Posted by: Dave | February 3, 2009

The “W”

The W. No, not the posh hotel found in major cities worldwide.  This W is the shape of the trail in Parque Nacional Torres del Paine (pronounced pie-NAY) that takes several days to trek. After 4 days of trekking and camping, we had completed the W… and my body felt it.

The trek covered a lot of ground. Day 1 was a 14km (about 9 miles) and then a 3km hike up a steep, rocky hill to see the Torres del Paine up close. Day 2 started with me repeating that steep ascent in a failed effort to capture the peaks at sunrise (it turned out to be too cloudy to get the red peaks I had heard about) and then a 21 km (13 mi) hike to the next campsite. Day 3 was 27 km (17 mi) hike to camp near Glacier Grey. And finally Day 4 about 13 km (8 mi) to catch the boat to end the W trek. That´s a lot of miles in 3 days… especially while carrying a 50 lb pack. My hips really didn´t respond too well, which is kind of disappointing, and makes me a bit concerned about further “heavy” trekking.

The Torres del Paine park is amazing. It´s a huge National Park in Chile, that is often referred to as the “best” National Park in South America. It certainly may be. It´s huge… and has such diverse terrain; praries, mountains, desert, glaciers, etc.  It´s actually not a part of the Andes, but rather an anomoly that shot up in some seismic shift millions of years ago.  I´m feeling a bit short of words, so here are some photos from the trek.

These are the Torres del Paine - the Towers of Blue. They´re roughly at 9000 feet... and I´m taking this from about 3000. There´s a glacier in front of them, and then a glacial lake. I have better pics of the towers, but the person in the foreground of this pic provides the right perspective.

These are the Torres del Paine - the Towers of Blue. They´re roughly at 9000 feet... and I´m taking this from about 3000. There´s a glacier in front of them, and then a glacial lake. I have better pics of the towers, but the person in the foreground of this pic provides the right perspective.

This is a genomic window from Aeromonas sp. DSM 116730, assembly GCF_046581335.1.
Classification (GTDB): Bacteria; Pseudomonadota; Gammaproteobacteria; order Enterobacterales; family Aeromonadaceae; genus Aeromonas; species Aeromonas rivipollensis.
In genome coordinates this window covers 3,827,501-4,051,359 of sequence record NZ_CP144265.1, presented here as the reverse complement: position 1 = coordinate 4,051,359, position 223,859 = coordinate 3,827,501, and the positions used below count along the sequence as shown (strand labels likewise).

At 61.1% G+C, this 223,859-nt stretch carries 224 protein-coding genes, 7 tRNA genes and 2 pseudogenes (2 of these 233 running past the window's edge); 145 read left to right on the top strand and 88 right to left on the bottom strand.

This is a self-portrait of me waiting for sunrise after a steep 2km hike to the viewpoint... at 5am. Sunrise didn´t really produce much of an effect on the Cerros (peaks) that morning. And it was SUPER-cold and windy. I look happy, right?

This is a self-portrait of me waiting for sunrise after a steep 2km hike to the viewpoint... at 5am. Sunrise didn´t really produce much of an effect on the Cerros (peaks) that morning. And it was SUPER-cold and windy. I look happy, right?

The water that´s cascading down the mountains is come of the best tastnig water I´ve ever had. It´s so clean that you don´t even have to treat it. You can just fill up and drink. It´s cold and pure... as it´s glacier runoff that has melted within the previous couple of hours.

The water that´s cascading down the mountains is some of the best tasting water I´ve ever had. It´s so clean that you don´t even have to treat it. You can just fill up and drink. It´s cold and pure... as it´s glacier runoff that has melted within the previous couple of hours.

Just another vista of Torres del Paine national park

Just another vista of Torres del Paine national park

Sunny day on Day 3 of the hike. This is Lake Pehoe. The photo is 100% unedited. All colors are as seen with the naked eye.

Sunny day on Day 3 of the hike. This is Lake Pehoe. The photo is 100% unedited. All colors are as seen with the naked eye.

This is a typical vista on the trail...

This is a typical vista on the trail...

So I´m finally posting pics with me in them. Many of you asked (maybe some will now ask for pics w/o me)... This is at the first Mirador (viewpoint) of Glacier Grey. You probably know that I love glaciers.. so get ready for (hundreds of) more pics to come.

So I´m finally posting pics with me in them. Many of you asked (maybe some will now ask for pics w/o me)... This is at the first Mirador (viewpoint) of Glacier Grey. You probably know that I love glaciers.. so get ready for (hundreds of) more pics to come.